Tokyo – A decade ago, Nissan became the first automaker to offer a mass-produced car that ran on batteries alone. That hatchback, Leaf, has been a smash hit, at least by electric car standards Rs 500,000 Sold by the end of last year.
But as the Nissan blast continues to increase crowds, there is a danger of overtaking Japan’s powerful auto industry. While governments and automakers around the world are taking bold steps to transition to electric-only vehicles, Japanese car companies and regulators are placing their bets.
Japan dominates the global market for the current generation of climate-friendly vehicles – gasoline-electric hybrids – and hopes to leverage its vast investment in technology as long as possible. Massato Inué, originally the lead designer of the Leafs, said the short-term focus leaves the country’s most important industry at risk of the disappearance of a transformational moment.
“When there is a disruption, there is always fear,” said Mr. Inu, who retired from Nissan in 2014. But ready or not, he said, “a huge wave of electric vehicles is really coming.”
For now, this is a mere wave. Electric cars make up less than 3 percent of global sales, with many buyers purchasing them due to their high cost, limited range, and long charging time. With the exception of some luxury models it is not easy to turn a profit on cars.
Nevertheless, the race for an all-electric future, led by Tesla for a long time, has intensified and expanded this year. In January, General Motors Becomes First Major Automaker It will try to do so by 2035 to announce that it will eliminate all tailpipe emissions from its cars. Last week, Volvo Moved forward Its big competitors by 2030 pledging only electricity.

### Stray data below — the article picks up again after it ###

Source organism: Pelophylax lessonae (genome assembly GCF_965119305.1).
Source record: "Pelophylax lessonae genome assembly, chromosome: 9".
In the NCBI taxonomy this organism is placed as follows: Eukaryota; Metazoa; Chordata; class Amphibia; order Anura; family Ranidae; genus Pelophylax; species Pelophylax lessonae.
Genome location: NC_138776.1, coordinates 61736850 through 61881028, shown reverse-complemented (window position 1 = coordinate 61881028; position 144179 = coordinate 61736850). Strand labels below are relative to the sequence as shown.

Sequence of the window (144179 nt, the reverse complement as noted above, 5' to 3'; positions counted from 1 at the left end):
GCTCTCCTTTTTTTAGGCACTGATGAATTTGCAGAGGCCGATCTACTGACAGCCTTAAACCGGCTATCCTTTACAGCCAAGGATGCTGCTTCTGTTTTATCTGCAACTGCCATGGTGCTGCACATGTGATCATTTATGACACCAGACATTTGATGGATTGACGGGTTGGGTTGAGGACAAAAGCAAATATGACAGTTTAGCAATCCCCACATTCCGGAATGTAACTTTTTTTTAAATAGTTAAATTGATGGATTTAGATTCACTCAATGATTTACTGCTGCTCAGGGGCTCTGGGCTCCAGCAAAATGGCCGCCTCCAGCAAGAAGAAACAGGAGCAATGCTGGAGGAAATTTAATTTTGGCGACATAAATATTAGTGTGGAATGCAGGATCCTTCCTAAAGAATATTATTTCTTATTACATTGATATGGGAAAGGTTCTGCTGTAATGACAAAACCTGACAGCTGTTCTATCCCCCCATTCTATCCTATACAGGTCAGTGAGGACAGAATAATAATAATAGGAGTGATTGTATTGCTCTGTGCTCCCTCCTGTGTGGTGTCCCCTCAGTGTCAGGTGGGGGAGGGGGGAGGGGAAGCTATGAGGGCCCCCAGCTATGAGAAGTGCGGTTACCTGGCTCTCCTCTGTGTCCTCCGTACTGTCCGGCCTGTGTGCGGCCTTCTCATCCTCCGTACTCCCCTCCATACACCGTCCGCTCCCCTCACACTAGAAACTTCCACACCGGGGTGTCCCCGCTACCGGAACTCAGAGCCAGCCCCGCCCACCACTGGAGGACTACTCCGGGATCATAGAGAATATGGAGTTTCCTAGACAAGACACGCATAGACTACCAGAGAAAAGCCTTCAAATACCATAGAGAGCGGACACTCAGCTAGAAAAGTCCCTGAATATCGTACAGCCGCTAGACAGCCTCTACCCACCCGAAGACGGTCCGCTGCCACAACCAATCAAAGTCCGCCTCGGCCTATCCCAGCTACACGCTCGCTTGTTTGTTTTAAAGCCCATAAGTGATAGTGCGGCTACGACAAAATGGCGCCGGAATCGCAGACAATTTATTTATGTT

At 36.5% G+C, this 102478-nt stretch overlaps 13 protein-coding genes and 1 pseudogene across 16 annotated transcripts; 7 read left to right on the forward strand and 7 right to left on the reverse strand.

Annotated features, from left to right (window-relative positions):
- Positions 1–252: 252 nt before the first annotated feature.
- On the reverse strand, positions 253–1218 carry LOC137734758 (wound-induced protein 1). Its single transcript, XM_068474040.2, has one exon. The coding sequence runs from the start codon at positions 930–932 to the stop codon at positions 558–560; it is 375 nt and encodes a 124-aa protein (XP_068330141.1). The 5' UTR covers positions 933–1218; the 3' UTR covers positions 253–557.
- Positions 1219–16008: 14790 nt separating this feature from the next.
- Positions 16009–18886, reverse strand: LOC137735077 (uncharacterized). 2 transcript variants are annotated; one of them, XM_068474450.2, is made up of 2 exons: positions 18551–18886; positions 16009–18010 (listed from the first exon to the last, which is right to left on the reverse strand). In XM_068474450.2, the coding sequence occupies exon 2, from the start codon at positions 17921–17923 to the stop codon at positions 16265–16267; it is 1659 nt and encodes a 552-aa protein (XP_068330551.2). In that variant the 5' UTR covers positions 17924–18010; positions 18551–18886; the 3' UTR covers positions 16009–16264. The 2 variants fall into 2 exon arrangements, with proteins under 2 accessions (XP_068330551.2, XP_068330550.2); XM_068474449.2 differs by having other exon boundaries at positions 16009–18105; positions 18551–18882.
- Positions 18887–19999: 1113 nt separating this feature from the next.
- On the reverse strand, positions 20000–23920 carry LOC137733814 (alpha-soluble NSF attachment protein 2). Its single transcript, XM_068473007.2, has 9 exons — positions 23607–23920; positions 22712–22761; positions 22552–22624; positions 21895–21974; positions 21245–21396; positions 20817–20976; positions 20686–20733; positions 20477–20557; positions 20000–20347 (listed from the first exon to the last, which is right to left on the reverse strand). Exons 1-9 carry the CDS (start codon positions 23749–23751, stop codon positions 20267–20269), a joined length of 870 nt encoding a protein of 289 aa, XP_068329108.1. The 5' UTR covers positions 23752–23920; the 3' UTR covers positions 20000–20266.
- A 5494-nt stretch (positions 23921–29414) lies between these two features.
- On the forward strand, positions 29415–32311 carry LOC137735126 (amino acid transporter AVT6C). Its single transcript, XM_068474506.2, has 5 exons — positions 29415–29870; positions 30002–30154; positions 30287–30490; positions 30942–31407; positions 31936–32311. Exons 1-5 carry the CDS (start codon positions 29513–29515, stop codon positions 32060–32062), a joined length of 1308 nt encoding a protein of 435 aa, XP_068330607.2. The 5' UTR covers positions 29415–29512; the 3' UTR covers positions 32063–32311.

In addition to traditional vehicle manufacturers, start-ups such as Chinese company N.I.O. And titans from other industries like Apple are demanding a slice of the market.
Automakers are already outpacing their Japanese competitors in the United States, China, Europe and South Korea. Toyota did not release its first battery-electric vehicle in the consumer market until 2020, and only then in China. Honda relies on GM to produce electric vehicles for the US market.
Last year, Japanese car sales accounted for less than 5 percent of battery-electric vehicles sold worldwide, according to EV-volumes.com. That part was mostly due to the Leaf’s enduring popularity: the car accounted for about 65 percent of all Japanese battery-electric vehicle sales.
The rush in electric vehicles has been fueled by plans in China to reduce overpriced sales of electric cars or ban gasoline-burning vehicles in European countries and elsewhere in the coming years. Scientists say the transition from gas-powered vehicles is important to combat climate change and reduce haze.
These moves have created a huge potential market for all-electric vehicles, which are clearly visible to investors as cars of tomorrow: Tesla is more valuable than the next six automakers, only a small fraction of their sales Despite being a fraction.
Yet in Japan, automakers and governments are questioning some of the basic assumptions that inspired the electric bandwagon. He is skeptical – at least in the medium term – of the potential profitability and environmental superiority of electric cars.
In December, Japan announced that it would stop selling new petrol-only cars by 2035. But the government still sees hybrids as an important technology and has no intention of leading places like Britain and California that plan to ban them, a trade ministry official said in a recent interview. Japanese regulators say they will release specifics this year.
Resistance to destroying hybrids has found its most powerful voice as president of the Japan Automobile Manufacturers Association, and Toyota, the world leader in hybrid car sales.
The company sets the tone for the entire Japanese auto industry. It owns Daihatsu and has in recent years entered into partnerships with three small automakers – Subaru, Suzuki and Mazda – for the development of electric vehicles – a group that manufactures more than half of all Japanese cars. It has also promoted heavy cars that run on clean burning hydrogen, a technology that has yet to catch on in Japan or elsewhere.